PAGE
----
Anyway, on to your question: I'm a little confused by your inclusion of "requirements" in your list of agile artifacts because, in essence, all the other stuff you listed are the software requirements. So, it's not a situation where you have requirements and all that other stuff. You just have all that other stuff (for the most part). Occasionally, you might have a need to attach a detailed document to a user story, but that is the exception, not the rule. Getting rid of detailed requirements documents and the confusion, overhead, and hand-offs that go with them is one of the points of using user stories.
Traceability from the work backlog to user stories is usually pretty easy to do. A work backlog is a list of features/capabilities that will be built, and user stories are almost always tied to one of the items in the backlog. Generally speaking, you shouldn't write user stories that don't tie back to an item in the backlog. The main exception might be if you decide to use user stories to track things such as performance testing.
It's also important to understand that user acceptance tests are an important part of user stories. Every story should have an appropriate number of acceptance tests. This captures not only some of the details left out of the story, but also details of how to verify the feature is developed correctly. Since these acceptance tests are part of the user story, it's pretty easy to trace in both directions -- from the product backlog to the acceptance tests and from the acceptance tests to the backlog.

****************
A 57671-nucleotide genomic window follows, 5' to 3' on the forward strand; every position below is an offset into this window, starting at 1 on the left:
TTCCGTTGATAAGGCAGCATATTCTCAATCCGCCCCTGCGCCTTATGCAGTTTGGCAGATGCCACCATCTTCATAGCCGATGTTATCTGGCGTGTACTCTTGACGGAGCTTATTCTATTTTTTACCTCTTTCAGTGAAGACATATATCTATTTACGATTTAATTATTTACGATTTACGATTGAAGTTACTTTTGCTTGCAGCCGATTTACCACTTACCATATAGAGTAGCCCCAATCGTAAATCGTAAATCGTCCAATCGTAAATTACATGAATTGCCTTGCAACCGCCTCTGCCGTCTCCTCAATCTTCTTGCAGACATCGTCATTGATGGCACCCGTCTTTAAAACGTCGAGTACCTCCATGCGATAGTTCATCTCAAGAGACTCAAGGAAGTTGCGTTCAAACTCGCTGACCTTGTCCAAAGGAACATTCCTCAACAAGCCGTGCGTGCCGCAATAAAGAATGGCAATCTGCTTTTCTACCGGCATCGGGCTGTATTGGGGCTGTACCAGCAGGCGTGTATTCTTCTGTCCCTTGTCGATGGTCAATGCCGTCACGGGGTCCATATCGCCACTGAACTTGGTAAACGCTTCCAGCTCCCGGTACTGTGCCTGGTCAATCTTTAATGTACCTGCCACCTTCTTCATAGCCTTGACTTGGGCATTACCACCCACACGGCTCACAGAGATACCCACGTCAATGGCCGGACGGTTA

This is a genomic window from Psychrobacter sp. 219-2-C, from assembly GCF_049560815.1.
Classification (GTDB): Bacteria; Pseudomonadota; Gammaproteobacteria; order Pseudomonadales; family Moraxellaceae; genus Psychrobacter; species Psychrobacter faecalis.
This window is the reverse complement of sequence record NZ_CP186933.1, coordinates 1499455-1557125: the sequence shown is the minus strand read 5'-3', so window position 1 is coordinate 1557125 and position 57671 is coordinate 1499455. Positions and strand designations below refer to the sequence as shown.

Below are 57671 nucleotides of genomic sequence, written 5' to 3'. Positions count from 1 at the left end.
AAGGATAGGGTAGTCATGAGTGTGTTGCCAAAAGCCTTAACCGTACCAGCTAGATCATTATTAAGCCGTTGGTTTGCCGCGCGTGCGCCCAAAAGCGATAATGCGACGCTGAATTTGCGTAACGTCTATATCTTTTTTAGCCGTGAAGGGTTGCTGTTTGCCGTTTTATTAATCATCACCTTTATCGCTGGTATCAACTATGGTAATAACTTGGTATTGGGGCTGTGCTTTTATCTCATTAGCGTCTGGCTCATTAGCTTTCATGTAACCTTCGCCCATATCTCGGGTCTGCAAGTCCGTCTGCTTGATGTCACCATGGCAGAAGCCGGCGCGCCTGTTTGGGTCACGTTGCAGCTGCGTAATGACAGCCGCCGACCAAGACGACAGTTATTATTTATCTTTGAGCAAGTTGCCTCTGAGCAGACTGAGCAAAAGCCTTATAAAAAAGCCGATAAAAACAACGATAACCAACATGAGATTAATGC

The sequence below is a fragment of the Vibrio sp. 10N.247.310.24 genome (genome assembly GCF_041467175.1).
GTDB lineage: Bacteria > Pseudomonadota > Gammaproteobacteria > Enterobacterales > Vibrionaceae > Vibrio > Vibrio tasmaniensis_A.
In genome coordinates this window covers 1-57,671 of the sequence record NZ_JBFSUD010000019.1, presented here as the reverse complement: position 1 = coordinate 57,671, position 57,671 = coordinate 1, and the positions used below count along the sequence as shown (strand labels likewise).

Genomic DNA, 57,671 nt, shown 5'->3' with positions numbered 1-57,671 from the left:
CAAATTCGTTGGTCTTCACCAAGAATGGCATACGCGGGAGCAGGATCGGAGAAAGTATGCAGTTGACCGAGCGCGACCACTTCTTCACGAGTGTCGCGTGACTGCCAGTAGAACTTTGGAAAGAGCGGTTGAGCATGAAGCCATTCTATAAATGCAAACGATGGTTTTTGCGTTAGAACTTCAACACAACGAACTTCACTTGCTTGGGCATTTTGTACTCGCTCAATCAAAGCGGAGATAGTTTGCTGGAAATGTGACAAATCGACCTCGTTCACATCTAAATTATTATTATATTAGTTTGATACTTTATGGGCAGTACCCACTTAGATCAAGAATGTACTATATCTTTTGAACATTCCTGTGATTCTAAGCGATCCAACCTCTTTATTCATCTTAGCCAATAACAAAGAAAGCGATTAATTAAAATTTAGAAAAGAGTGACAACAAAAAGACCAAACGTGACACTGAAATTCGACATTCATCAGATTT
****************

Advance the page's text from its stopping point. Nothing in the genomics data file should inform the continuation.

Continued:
There's one last point I'd like to make. One of the most important agile values is "Working software over comprehensive documentation". The user-story approach is based on this value -- it's not trying to deliver a perfectly documented software project. If you find the user story approach too "loosey goosey" for your tastes, I suggest you spend some time thinking about this value and how it plays out in your practices.
For more information about user stories, I recommend the book "User Stories Applied: For Agile Development" by Mike Cohn and Kent Beck.